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    Archive for December 5th, 2012




    On the heels of Yahoo!’s recent announcement of upcoming updates for the Messenger platform, certain bad guys are already taking this chance to release their own, malicious versions of Yahoo! Messenger.

    While doing my research, I encountered this particular file (detected by Trend Micro as TROJ_ADCLICK.TNH), which looks like a legitimate Yahoo! Messenger executable.

    However, when I checked its file properties, I found that it is actually an AutoIt compiled file.

    Once users download and execute this file, which is saved as C:\Program Files\Yahoo Messenger.exe, the malware checks if an Internet connection is available by pinging Google. If it returns any value not equal to 0, it proceeds to checking the user’s existing Internet browser(s).

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    Posted in Bad Sites | Comments Off



    Recently, I had pleasure to attend the ZeroNights 2012 security conference. ZeroNights 2012 is an international conference that covers the technical side of information security. The main scope of the conference is to distribute information about new attack methods, threats and defense tools.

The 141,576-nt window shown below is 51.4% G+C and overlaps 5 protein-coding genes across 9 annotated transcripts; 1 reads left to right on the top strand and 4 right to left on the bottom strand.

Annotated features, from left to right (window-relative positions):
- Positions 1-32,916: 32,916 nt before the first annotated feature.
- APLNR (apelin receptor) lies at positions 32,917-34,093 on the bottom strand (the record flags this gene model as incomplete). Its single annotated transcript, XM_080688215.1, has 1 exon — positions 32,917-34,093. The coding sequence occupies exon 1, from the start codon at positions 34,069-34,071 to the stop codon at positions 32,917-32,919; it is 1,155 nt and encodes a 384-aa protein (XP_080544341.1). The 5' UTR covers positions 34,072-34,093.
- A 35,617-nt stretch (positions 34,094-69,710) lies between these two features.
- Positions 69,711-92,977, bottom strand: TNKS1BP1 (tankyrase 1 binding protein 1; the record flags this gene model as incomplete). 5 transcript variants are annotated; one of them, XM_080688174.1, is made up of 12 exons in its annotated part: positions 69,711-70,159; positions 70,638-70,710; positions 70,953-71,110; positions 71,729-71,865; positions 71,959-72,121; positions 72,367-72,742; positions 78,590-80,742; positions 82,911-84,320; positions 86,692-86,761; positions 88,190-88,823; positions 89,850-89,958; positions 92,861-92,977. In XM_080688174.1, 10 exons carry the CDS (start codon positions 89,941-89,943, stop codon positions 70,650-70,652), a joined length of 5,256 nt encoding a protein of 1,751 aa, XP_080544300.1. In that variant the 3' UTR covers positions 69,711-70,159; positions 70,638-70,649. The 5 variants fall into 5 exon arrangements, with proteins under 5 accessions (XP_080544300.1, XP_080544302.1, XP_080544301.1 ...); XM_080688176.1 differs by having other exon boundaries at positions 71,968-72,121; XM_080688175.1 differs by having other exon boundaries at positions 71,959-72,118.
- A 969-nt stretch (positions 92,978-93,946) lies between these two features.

This year’s conference took place last November 19-20 in Moscow, right in the middle of the city with both the Kremlin and the Moscow River nearby. I had some problems finding the venue as it was a bit hidden and it was rush hour, but I was (almost) on time and only missed the welcome coffee and the keynote.

    The conference itself had four tracks, and I have to admit that I was lost at times due to the choices available and had to cast lots to decide which track to go for. I would like to highlight the three presentations that impressed me the most.

    “No locked doors, no windows barred: hacking OpenAM infrastructure” by Andrey Petukhov, and Georgy Noseyevich

    One of the main functional components of enterprise applications and Internet portals is an authentication and access control system (AuthC/Z). This presentation described a popular access control system called ForgeRock OpenAM.

    During the presentation Andrey and his assistant Georg showed how it is possible to exploit Server Side Request Forgery and Local File Include vulnerabilities on the said access control system. Combining the two above vulnerabilities and an XML external entity vulnerability, they were able to read files and folders on the server side. Combining the 3 techniques, they wrote a simple fuse module to read files remotely. The fuse module cached files, and then with bash commands is easy to “ls” or “cat” or even “find” everything you need on the server side.

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    Posted in Exploits, Mobile | Comments Off


     

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